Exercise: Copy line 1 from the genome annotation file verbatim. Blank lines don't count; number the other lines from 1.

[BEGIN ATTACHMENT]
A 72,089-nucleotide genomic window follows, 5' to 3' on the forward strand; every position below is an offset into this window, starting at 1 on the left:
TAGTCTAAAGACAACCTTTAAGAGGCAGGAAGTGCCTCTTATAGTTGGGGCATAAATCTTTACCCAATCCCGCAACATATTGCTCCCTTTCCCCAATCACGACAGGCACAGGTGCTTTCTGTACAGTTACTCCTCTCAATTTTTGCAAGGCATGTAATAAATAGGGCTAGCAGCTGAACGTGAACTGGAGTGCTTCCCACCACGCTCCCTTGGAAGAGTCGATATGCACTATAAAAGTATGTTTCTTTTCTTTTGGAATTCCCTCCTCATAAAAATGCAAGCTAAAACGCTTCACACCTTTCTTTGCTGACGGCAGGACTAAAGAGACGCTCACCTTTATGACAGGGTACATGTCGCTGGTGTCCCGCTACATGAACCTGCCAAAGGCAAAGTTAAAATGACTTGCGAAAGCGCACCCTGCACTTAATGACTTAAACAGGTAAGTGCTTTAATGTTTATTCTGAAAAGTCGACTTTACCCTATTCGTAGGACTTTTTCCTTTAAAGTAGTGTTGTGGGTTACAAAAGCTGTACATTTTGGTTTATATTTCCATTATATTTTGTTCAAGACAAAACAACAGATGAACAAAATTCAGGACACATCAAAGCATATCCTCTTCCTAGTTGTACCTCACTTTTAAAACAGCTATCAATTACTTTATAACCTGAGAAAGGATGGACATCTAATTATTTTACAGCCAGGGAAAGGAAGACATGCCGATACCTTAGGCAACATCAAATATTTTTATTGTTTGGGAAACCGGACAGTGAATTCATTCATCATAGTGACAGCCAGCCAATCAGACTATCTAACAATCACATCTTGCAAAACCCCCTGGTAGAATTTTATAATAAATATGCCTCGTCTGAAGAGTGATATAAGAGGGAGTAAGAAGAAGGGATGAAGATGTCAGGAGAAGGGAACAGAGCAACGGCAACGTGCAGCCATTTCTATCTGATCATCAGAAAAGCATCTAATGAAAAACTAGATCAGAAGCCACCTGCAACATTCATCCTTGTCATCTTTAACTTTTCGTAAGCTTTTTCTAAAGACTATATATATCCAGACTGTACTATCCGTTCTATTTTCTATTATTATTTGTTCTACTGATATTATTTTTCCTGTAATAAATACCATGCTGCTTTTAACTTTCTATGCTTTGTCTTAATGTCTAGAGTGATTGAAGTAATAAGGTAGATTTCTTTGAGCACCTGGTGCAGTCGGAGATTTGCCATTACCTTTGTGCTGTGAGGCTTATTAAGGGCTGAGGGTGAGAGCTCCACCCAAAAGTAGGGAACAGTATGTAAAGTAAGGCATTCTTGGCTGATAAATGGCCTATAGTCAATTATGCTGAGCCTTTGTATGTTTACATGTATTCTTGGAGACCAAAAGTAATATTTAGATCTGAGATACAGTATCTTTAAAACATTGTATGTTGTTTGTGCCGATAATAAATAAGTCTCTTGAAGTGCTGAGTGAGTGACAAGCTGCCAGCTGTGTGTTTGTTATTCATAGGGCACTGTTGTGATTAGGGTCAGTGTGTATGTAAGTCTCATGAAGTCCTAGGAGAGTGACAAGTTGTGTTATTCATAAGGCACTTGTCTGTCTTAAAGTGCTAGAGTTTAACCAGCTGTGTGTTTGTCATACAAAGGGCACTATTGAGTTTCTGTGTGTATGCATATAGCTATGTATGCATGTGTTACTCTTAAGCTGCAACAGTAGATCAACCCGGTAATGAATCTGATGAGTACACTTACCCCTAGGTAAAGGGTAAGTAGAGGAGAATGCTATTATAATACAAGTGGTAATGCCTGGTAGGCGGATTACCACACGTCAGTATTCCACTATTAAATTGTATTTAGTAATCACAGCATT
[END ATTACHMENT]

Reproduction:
A 72,089-nucleotide genomic window follows, 5' to 3' on the forward strand; every position below is an offset into this window, starting at 1 on the left: